However, in the conventional field-emission-based flat light source, light emits from the anode electrode directly. The potential non-uniformity of the thickness of the fluorescent layer and/or of the electron emission from the cathode may induce a non-uniformity of light emission of the fluorescent layer. Therefore, the uniformity of luminance of the conventional field-emission-based flat light source is decreased.

What is needed is to provide a field-emission-based flat light source, in which the above problems are eliminated or at least alleviated.

SUMMARY OF THE INVENTION

A field-emission-based flat light source includes a light-permeable substrate, a transparent electrically conductive cathode, an electron emitter, an anode layer, a light-reflecting layer, a fluorescent layer. The light-permeable substrate has a surface. The transparent electrically conductive cathode layer is disposed on the surface of the light-permeable substrate. The electron emitter is disposed on the transparent electrically conductive cathode layer. The anode layer faces and is spaced from the transparent electrically conductive cathode layer. A vacuum chamber is formed between the anode layer and the transparent electrically conductive cathode layer. The light-reflecting layer is formed on the anode layer, and faces the transparent electrically conductive cathode layer. The fluorescent layer is formed on the light-reflecting layer.

Other advantages and novel features of the present invention of the field-emission-based flat light source will become more apparent from the following detailed description of embodiments when taken in conjunction with the accompanying drawings.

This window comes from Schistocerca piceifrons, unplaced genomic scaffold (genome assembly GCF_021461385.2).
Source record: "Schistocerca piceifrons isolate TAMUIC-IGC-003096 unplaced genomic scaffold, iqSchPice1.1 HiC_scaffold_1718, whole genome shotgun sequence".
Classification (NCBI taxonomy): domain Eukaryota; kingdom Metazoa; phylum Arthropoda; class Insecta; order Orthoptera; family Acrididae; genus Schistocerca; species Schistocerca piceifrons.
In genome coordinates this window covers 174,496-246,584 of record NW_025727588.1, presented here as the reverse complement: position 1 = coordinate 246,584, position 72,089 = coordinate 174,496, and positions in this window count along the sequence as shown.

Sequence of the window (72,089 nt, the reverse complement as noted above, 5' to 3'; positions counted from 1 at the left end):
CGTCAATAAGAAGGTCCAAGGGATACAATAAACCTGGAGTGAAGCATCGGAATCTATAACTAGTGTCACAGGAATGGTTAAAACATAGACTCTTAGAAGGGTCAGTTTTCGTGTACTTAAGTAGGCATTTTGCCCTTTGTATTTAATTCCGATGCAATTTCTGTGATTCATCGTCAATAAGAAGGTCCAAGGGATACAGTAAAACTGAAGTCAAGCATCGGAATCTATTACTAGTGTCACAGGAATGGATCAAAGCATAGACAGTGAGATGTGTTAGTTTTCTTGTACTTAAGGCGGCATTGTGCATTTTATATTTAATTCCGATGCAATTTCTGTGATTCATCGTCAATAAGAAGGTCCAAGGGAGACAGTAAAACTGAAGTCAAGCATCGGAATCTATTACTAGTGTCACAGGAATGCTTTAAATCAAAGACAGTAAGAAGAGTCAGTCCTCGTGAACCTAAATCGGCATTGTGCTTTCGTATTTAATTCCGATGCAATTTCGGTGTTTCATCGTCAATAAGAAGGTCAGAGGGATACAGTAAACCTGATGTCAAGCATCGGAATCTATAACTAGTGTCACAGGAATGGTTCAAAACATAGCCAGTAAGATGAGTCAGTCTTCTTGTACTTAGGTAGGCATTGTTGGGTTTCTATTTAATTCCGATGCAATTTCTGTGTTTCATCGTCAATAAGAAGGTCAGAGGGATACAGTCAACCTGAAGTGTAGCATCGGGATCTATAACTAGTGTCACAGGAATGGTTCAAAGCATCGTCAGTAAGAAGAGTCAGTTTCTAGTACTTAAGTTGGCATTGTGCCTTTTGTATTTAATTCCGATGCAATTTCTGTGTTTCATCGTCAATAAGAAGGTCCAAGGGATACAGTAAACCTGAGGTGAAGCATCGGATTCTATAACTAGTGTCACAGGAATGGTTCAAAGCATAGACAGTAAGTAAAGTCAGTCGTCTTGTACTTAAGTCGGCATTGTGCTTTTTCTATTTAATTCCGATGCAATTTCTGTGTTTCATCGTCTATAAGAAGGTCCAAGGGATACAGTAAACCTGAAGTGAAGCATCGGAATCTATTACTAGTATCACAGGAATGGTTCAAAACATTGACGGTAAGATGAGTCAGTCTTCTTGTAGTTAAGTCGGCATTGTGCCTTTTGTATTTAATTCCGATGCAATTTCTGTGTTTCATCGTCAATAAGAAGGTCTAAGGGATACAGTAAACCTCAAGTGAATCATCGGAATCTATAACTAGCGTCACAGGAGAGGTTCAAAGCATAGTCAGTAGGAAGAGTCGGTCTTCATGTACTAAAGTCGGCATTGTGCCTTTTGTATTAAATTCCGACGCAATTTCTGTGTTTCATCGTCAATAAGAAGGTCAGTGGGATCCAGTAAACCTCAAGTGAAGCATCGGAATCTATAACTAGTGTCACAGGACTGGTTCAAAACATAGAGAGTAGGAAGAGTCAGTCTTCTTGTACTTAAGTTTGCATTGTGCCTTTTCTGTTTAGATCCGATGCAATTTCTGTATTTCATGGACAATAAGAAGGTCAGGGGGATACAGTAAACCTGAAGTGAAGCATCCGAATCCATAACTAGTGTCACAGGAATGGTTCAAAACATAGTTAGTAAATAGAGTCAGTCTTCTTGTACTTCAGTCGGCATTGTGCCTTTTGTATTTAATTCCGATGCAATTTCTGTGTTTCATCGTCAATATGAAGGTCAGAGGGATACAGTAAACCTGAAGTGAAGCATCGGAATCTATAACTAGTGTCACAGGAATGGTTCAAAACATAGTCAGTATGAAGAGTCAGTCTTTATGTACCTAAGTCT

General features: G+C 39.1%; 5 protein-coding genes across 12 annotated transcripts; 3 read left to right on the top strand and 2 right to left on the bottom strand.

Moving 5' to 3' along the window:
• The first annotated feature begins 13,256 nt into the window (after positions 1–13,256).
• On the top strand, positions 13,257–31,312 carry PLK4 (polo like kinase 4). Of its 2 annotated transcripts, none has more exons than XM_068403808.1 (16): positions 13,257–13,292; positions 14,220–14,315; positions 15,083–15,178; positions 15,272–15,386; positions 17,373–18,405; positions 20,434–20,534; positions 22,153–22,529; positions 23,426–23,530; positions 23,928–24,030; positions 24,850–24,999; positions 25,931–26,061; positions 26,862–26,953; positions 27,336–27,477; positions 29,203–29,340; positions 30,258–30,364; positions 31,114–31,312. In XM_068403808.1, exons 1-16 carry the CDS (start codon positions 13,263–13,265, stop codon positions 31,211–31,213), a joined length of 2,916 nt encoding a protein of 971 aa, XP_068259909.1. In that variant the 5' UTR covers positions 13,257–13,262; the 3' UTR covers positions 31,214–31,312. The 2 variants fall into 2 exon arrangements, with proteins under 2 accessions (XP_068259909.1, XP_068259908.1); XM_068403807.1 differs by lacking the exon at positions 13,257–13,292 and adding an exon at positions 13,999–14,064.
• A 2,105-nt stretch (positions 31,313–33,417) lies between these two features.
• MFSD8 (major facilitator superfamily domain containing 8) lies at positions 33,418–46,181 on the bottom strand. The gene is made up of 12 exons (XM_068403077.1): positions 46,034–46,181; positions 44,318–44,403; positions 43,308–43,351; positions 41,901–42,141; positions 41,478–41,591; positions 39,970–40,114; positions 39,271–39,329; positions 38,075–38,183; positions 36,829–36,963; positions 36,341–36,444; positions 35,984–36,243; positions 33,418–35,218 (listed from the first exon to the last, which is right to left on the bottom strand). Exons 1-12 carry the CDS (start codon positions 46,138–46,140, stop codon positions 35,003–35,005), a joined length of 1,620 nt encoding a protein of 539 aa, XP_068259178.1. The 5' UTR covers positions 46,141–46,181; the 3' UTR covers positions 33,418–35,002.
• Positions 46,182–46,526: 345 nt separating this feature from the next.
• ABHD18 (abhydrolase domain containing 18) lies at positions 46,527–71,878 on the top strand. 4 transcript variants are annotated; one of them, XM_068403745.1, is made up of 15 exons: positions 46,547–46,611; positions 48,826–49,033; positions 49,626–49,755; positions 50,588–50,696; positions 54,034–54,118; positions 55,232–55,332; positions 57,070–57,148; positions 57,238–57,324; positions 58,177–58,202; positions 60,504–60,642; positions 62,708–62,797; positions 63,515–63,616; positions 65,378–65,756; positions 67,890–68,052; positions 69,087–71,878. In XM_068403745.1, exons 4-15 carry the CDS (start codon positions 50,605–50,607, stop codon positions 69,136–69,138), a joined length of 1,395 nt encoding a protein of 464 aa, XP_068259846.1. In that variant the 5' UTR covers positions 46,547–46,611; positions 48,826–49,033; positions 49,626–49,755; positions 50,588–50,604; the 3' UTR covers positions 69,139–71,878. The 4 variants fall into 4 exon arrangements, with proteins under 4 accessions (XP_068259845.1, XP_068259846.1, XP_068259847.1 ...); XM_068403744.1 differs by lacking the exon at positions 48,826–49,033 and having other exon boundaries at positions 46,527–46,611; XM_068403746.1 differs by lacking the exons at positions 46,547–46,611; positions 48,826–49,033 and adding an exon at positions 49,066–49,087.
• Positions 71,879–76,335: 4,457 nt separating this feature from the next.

BRIEF DESCRIPTION OF THE DRAWINGS

Many aspects of the present invention of the field-emission-based flat light source can be better understood with reference to the following drawings. The components in the drawings are not necessarily to scale, the emphasis instead being placed upon clearly illustrating the principles of the present field-emission-based flat light source.

FIG. 1 is a cross-sectional view of a field-emission-based flat light source, in accordance with a first embodiment;

FIG. 2 is a cross-sectional view of a field-emission-based flat light source, in accordance with a second embodiment;

FIG. 3 is a schematic top view of the cathode of a field-emission-based flat light source of FIG. 3;

FIG. 4 is a cross-sectional view of a field-emission-based flat light source, in accordance with a third embodiment; and

FIG. 5 is a cross-sectional view of a field-emission-based flat light source, in accordance with a fourth embodiment.

Corresponding reference characters indicate corresponding parts throughout the several views. The exemplifications set out herein illustrate at least one embodiment of the present field-emission-based flat light source, in at least one form, and such exemplifications are not to be construed as limiting the scope of the invention in any manner.

DETAILED DESCRIPTION OF PREFERRED EMBODIMENTS

Reference will now be made to the drawings to describe, in detail, embodiments of the present field-emission-based flat light source.

Referring to FIG. 1, the field-emission-based flat light source 10 in the first embodiment includes a light-permeable substrate 11, a transparent electrically conductive cathode layer 112, a electron emitter 12, a fluorescent layer 13, a light-reflecting layer 14, an anode layer 15, and a plurality of spacers 16. The transparent electrically conductive cathode layer 112 is located on a surface of the light-permeable substrate 11. The electron emitter 12 is disposed on the transparent electrically conductive cathode layer 112. The anode layer 15 faces the electron emitter 12 and is spaced from the electron emitter 12 by the spacers 16 to form a vacuum chamber. The light-reflecting layer 14 is formed on the anode layer 15 and faces the electron emitter 12. The fluorescent layer 13 is formed on the light-reflecting layer 14.